Gold reached the highest in more than three months, extending a break-out of a downtrend it held since August, as growing inflation concerns and assurances on monetary policy entice investors back to the metal.

Bullion, which was dogged by higher bond yields at the start of the year, has staged a second-quarter turnaround. That recovery was driven by repeated assurances from Federal Reserve officials that they aren’t considering raising rates or scaling back bond buying anytime soon, even as inflationary pressures emerge in commodity markets.

The result has been declining real yields, driven by growing inflation expectations that make non-interest bearing gold seem more attractive. It’s helped revive investor interest in bullion, with both exchange-traded funds and Comex money managers boosting their exposure in recent weeks. With the dollar weakening, the metal has pared this year’s losses to just 1.4%.

“It seems inflation fears are finally translating into higher precious metals prices,” said John Feeney, business development manager at Sydney-based bullion dealer Guardian Gold Australia. “ETF investors are starting to swing into net buyers again.”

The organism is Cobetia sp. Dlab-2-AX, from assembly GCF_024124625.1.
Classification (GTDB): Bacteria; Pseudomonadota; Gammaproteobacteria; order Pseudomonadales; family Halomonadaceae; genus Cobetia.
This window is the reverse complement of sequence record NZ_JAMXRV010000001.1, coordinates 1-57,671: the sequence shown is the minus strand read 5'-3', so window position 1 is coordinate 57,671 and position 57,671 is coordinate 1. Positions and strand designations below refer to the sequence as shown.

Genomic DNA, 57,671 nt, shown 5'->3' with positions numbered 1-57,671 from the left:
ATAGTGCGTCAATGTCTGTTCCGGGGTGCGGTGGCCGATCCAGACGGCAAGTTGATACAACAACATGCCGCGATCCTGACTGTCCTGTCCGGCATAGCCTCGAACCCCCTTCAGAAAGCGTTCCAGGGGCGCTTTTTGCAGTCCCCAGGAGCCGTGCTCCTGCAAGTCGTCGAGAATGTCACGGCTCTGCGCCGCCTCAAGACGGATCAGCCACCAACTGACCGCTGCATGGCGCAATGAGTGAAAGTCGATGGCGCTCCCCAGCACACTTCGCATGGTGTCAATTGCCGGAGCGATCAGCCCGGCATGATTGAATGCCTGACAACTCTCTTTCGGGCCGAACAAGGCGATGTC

Investors will look to the minutes from the Fed’s April meeting due Wednesday for any sign policy makers may taper stimulus earlier than expected. Vice Chair Richard Clarida said Monday the economy had not yet reached the threshold to warrant scaling back massive bond purchases, while Dallas Fed President Robert Kaplan said he expects price pressures to ease in 2022.

Spot gold rose as much as 0.4% to $1,873.82 an ounce, the highest since Jan. 29, and traded at $1,871.27 by 1:18 p.m. in London. Silver and palladium gained, while platinum dropped. The Bloomberg Dollar Spot Index fell 0.4%.

While Morgan Stanley expects the first warning of bond tapering to come in September—putting pressure back on gold—the bank said bullion has the potential to stay above $1,700 an ounce through the second half of the year.

With assistance from Ranjeetha Pakiam.

This article was provided by Bloomberg News.